We were sitting at the edge of the restaurant, lurking by the empty chairs and waiting for our take-out orders to be ready. My phone nearly dead, my socks soaked through, my raincoat ten shades darker than when I ventured out of my building–I was just happy to be inside, happy to be sitting on a stool waiting on burgers for me and Basia, happy to be reading and out of the rain for a few gloriously dry minutes.
He had smiled at me twice while we were in line, looked back at me from behind his Ray-Bans. He ordered lemonade with his burger. I ordered sweet potato fries.
“What book are you reading? I’m so curious.”
I glance at him slowly, reluctant as always to ignore a book. I wonder briefly why my face seems to always invite questions. Perhaps it’s genetic–my mom and brother certainly share the experience.
“The Graveyard Book. Neil Gaiman.”
“Ah.” He settles himself more comfortably on the stool, scrunching his nose a little as he thinks. “I’ve heard that… what was it… American Gods is his best work.”
I shrug. “This is the first book of his I’ve read, so I really don’t know. This one is wonderful, though. My friend found out I hadn’t read any of his work, ran to her room, grabbed this one, and thrust it into my hands.” I smile at that memory. Basia had practically thrown the book into my arms, that much was true, but her roommate, my friend Stacy, did much the same with a copy of The Count of Monte Cristo two years previously. Both books proved marvelous reads, but I had expected nothing less: I trust their literature taste implicitly.
We talked about friendships like this in my lit class last week, how saying you trust someone’s book recommendations speaks volumes (literally). Those two, they are certainly on the list of friends whose bookshelves I intend to raid for years to come.
I mention my lit class, now, that this children’s lit course is not covering much genre lit although my professor encourages us to go for it if that’s what we want to write, to read.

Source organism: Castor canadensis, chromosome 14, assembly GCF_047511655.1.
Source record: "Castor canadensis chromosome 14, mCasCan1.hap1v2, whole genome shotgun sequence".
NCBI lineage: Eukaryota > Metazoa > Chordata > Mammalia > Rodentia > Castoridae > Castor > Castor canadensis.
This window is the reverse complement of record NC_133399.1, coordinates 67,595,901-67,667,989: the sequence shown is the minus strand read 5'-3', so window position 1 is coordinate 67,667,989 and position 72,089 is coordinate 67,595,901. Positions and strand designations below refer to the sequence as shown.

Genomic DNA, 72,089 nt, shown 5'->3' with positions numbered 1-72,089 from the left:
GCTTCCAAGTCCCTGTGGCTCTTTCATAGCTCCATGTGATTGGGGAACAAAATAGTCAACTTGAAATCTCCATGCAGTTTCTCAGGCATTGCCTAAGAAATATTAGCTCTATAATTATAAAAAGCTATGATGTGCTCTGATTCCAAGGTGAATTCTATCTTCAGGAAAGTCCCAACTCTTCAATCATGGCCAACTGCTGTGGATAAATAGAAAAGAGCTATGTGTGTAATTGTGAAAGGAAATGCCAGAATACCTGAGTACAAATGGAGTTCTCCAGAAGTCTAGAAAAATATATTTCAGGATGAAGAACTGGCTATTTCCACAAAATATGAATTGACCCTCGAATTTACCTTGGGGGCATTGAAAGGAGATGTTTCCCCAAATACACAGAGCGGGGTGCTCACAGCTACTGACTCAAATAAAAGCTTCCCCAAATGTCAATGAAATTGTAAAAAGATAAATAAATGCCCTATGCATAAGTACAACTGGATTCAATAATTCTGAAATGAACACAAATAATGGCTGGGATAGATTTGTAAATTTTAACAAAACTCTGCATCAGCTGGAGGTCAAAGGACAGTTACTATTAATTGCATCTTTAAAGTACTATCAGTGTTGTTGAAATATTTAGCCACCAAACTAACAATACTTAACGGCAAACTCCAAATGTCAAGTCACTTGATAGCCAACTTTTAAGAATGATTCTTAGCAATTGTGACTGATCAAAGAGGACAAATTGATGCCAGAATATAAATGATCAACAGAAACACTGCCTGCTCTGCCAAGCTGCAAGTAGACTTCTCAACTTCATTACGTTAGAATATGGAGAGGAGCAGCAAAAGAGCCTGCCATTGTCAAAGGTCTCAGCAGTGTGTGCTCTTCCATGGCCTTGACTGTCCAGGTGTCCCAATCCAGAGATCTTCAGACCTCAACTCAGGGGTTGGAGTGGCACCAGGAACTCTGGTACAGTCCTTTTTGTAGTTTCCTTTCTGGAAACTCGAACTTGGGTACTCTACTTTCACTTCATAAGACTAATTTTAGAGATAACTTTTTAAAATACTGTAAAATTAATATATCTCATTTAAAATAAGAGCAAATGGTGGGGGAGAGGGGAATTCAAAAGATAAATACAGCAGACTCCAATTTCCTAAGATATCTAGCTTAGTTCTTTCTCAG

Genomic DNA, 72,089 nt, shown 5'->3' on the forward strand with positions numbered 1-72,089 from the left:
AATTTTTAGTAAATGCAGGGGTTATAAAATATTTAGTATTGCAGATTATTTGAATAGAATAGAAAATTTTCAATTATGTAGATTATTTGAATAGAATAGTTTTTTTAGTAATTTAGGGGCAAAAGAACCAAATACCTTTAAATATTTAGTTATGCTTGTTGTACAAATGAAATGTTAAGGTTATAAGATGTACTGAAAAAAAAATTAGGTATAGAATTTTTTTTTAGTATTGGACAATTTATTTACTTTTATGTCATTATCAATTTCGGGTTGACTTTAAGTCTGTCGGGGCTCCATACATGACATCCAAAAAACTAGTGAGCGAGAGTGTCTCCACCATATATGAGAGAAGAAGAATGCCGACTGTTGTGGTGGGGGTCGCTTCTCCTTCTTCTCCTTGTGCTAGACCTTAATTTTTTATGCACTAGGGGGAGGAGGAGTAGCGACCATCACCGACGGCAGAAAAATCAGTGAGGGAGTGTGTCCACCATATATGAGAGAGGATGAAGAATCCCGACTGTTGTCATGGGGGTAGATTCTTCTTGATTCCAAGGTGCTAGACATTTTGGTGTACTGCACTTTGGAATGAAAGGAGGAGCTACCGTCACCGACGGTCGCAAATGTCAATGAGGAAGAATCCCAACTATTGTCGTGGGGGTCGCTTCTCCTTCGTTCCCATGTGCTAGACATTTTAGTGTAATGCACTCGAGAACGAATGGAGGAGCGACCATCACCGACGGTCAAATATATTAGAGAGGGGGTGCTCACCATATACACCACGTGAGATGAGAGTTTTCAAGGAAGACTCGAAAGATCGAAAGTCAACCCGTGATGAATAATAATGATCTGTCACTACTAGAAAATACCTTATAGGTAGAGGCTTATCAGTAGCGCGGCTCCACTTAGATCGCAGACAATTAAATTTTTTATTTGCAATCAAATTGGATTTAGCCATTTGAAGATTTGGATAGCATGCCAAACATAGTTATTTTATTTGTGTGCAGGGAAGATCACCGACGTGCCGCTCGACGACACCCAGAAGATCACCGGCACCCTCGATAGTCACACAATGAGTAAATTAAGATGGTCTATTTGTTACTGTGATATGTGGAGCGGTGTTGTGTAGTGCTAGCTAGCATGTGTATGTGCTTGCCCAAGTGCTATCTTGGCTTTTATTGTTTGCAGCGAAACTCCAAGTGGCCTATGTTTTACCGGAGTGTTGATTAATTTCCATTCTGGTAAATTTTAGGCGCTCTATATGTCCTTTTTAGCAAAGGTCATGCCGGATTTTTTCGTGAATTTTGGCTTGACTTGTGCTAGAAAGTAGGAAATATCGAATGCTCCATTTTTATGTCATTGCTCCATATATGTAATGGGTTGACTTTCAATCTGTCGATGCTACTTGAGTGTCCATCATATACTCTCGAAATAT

“Are you an English major?” He asks.
I laugh at that. How many times have I been asked that question in the past few years? Too many to count, I suppose. “No,” I say, “no, I am not. I’m a pre-med anthropology major.”
“Oh.” He pauses. “I’m majoring in… nothing.”
“Noth–what year are you?”
“Me? I’m a freshman,” he answers.
“Ahhh,” I sigh, still smiling. That explains much: his interaction with me, his smiles, his rather flippant attitude towards his education. “You have so much to look forward to,” I say. I wonder what my freshman-self would think of me now, waiting on burgers and talking to a stranger. She’d probably wonder where Priya was.
So much. Three more years, in fact–and as much as I loved my freshman year, the best was yet to come. I wrote a letter to myself just the other month about that.
I spent a solid hour hanging out with my writing professor later that week–partially because we all had to meet with her, partially because there are few things in this life I enjoy more than bonding over words. This shared language of reading and writing means more than I could ever say.
What’s that saying? Youth is wasted on the young. I wanted to tell this kid that, to say that people aren’t kidding when they tell you college is the best. It is, truly. I’ve loved my time here, enjoyed every year. Some more than others, sure, but each has had its high points–laughing through freshman year with Priyanka, getting free movie tickets during sophomore year when the fire alarm went off during the midnight premiere of The Avengers, watching the sunrise from the rooftop lounge all of junior year, spending four months in Ireland.
He introduced himself before he left, saying he was certain we’d run into each other.
He was wrong, of course. I have not seen him since we met all those weeks ago. I almost hope we do, at some point. I want to talk to him, see if he learned the truth in my words:
that college goes quickly, but it’s an adventure well worth enjoying.